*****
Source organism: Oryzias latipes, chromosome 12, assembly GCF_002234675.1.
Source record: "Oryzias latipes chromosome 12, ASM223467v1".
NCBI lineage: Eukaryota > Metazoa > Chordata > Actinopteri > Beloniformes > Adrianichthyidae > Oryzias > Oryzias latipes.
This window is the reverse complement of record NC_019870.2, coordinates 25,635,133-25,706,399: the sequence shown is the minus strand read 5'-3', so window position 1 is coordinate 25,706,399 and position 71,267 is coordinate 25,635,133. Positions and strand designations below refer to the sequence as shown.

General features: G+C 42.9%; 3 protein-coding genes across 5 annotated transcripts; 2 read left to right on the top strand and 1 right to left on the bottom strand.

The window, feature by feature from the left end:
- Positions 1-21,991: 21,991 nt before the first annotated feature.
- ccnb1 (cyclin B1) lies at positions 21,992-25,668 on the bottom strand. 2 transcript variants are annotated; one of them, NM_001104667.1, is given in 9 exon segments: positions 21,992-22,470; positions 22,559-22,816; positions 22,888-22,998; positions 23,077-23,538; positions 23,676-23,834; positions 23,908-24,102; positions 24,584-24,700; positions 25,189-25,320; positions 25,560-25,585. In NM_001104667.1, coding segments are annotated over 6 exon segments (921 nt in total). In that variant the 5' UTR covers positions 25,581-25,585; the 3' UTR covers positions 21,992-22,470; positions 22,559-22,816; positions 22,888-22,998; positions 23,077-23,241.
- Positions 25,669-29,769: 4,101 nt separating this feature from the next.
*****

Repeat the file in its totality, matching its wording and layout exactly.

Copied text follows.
Source organism: Oryzias latipes, chromosome 12, assembly GCF_002234675.1.
Source record: "Oryzias latipes chromosome 12, ASM223467v1".
NCBI lineage: Eukaryota > Metazoa > Chordata > Actinopteri > Beloniformes > Adrianichthyidae > Oryzias > Oryzias latipes.
This window is the reverse complement of record NC_019870.2, coordinates 25,635,133-25,706,399: the sequence shown is the minus strand read 5'-3', so window position 1 is coordinate 25,706,399 and position 71,267 is coordinate 25,635,133. Positions and strand designations below refer to the sequence as shown.

General features: G+C 42.9%; 3 protein-coding genes across 5 annotated transcripts; 2 read left to right on the top strand and 1 right to left on the bottom strand.

The window, feature by feature from the left end:
- Positions 1-21,991: 21,991 nt before the first annotated feature.
- ccnb1 (cyclin B1) lies at positions 21,992-25,668 on the bottom strand. 2 transcript variants are annotated; one of them, NM_001104667.1, is given in 9 exon segments: positions 21,992-22,470; positions 22,559-22,816; positions 22,888-22,998; positions 23,077-23,538; positions 23,676-23,834; positions 23,908-24,102; positions 24,584-24,700; positions 25,189-25,320; positions 25,560-25,585. In NM_001104667.1, coding segments are annotated over 6 exon segments (921 nt in total). In that variant the 5' UTR covers positions 25,581-25,585; the 3' UTR covers positions 21,992-22,470; positions 22,559-22,816; positions 22,888-22,998; positions 23,077-23,241.
- Positions 25,669-29,769: 4,101 nt separating this feature from the next.